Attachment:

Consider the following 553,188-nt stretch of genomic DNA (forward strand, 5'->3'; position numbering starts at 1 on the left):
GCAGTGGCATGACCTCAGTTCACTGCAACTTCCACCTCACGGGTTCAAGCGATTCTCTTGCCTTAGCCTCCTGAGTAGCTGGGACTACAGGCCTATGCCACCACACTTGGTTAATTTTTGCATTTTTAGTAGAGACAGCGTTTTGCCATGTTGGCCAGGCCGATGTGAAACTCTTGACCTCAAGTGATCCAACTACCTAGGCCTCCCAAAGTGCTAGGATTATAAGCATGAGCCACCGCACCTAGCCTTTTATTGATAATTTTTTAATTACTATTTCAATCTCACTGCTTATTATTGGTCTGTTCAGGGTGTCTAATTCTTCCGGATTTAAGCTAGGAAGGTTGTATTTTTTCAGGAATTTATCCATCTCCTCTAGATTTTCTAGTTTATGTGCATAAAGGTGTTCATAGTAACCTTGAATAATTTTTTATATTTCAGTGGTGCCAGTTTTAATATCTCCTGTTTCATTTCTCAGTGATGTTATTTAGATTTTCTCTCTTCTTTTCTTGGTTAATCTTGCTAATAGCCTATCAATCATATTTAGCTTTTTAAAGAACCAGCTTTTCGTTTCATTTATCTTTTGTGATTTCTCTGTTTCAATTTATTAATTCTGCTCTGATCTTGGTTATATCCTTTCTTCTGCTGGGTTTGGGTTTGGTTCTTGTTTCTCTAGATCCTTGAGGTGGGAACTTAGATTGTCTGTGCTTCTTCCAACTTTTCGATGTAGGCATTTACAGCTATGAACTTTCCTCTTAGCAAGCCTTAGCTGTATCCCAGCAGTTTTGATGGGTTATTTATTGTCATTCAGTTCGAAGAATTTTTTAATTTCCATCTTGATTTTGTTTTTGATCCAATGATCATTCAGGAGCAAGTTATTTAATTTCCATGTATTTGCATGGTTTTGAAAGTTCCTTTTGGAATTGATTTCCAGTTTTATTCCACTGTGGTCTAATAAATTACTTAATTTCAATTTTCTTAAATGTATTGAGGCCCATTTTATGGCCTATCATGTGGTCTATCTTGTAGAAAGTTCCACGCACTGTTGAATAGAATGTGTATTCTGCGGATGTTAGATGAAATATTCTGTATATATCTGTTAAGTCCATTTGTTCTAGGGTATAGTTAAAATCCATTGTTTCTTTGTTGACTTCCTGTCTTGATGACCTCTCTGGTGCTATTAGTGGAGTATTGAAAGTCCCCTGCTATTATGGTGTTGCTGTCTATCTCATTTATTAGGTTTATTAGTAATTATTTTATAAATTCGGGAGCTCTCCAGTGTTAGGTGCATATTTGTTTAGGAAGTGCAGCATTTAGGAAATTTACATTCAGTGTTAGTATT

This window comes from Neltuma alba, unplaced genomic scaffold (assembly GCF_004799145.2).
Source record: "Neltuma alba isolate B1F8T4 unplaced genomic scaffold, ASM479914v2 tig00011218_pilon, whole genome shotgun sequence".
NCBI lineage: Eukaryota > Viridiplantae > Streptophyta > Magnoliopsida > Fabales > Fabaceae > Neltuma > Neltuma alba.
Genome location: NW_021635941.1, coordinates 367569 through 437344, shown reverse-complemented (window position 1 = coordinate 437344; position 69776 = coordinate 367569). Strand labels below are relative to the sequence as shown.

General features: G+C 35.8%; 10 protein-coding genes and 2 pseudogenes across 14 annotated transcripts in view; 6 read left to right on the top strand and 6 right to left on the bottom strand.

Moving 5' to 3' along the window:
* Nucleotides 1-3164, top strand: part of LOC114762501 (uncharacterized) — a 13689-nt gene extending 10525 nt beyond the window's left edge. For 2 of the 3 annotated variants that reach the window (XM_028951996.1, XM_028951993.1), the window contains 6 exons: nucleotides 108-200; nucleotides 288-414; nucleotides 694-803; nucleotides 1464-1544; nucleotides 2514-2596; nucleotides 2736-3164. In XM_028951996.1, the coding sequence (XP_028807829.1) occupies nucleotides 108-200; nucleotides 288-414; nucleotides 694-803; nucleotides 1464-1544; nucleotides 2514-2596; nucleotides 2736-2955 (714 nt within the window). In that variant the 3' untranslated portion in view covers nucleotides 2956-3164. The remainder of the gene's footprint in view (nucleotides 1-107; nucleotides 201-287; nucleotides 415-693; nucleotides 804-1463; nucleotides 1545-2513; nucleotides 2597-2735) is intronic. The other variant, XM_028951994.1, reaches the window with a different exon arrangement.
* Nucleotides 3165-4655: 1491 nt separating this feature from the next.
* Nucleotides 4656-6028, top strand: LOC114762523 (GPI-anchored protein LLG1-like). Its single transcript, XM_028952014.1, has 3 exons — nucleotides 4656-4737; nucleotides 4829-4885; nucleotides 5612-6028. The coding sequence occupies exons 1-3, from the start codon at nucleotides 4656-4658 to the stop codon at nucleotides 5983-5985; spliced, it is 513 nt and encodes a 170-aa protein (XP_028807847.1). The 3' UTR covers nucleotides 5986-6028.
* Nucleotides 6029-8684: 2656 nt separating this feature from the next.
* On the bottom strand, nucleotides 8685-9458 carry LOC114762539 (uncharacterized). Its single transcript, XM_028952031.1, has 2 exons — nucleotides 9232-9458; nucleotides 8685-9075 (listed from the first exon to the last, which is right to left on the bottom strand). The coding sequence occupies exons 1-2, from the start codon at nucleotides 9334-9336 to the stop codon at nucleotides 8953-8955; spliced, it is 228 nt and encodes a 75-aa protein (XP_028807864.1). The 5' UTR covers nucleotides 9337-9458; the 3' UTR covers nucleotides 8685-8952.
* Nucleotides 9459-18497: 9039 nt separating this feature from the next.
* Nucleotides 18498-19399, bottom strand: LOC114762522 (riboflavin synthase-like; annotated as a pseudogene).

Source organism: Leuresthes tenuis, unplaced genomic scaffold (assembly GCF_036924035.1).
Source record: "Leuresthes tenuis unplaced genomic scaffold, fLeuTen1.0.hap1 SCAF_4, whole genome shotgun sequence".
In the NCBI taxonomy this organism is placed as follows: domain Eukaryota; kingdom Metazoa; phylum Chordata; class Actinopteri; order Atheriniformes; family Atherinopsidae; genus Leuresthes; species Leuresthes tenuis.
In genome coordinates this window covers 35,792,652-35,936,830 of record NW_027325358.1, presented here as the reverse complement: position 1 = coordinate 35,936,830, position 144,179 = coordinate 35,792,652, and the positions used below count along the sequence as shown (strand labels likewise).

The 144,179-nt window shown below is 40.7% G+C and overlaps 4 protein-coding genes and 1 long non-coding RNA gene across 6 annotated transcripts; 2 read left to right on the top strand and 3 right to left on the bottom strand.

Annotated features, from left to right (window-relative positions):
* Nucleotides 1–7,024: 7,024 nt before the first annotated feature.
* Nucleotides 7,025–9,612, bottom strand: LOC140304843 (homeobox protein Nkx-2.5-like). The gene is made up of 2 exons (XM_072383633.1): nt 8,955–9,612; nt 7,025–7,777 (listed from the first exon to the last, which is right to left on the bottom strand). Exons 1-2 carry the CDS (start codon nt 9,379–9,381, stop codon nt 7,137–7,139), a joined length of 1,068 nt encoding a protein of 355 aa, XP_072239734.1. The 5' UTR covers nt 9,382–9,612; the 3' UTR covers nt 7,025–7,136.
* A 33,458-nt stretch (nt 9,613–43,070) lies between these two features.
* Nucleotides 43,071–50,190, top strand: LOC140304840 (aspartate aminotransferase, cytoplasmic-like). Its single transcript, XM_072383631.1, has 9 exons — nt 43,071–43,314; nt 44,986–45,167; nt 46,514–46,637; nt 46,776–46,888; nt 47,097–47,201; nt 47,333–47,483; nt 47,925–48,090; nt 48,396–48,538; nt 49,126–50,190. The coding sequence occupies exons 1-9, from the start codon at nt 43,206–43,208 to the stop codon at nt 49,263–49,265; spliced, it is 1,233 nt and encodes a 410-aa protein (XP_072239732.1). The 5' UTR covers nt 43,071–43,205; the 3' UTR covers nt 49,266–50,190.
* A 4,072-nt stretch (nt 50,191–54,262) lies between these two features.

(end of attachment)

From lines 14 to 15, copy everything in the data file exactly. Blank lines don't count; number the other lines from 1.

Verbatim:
* Nucleotides 9459-18497: 9039 nt separating this feature from the next.
* Nucleotides 18498-19399, bottom strand: LOC114762522 (riboflavin synthase-like; annotated as a pseudogene).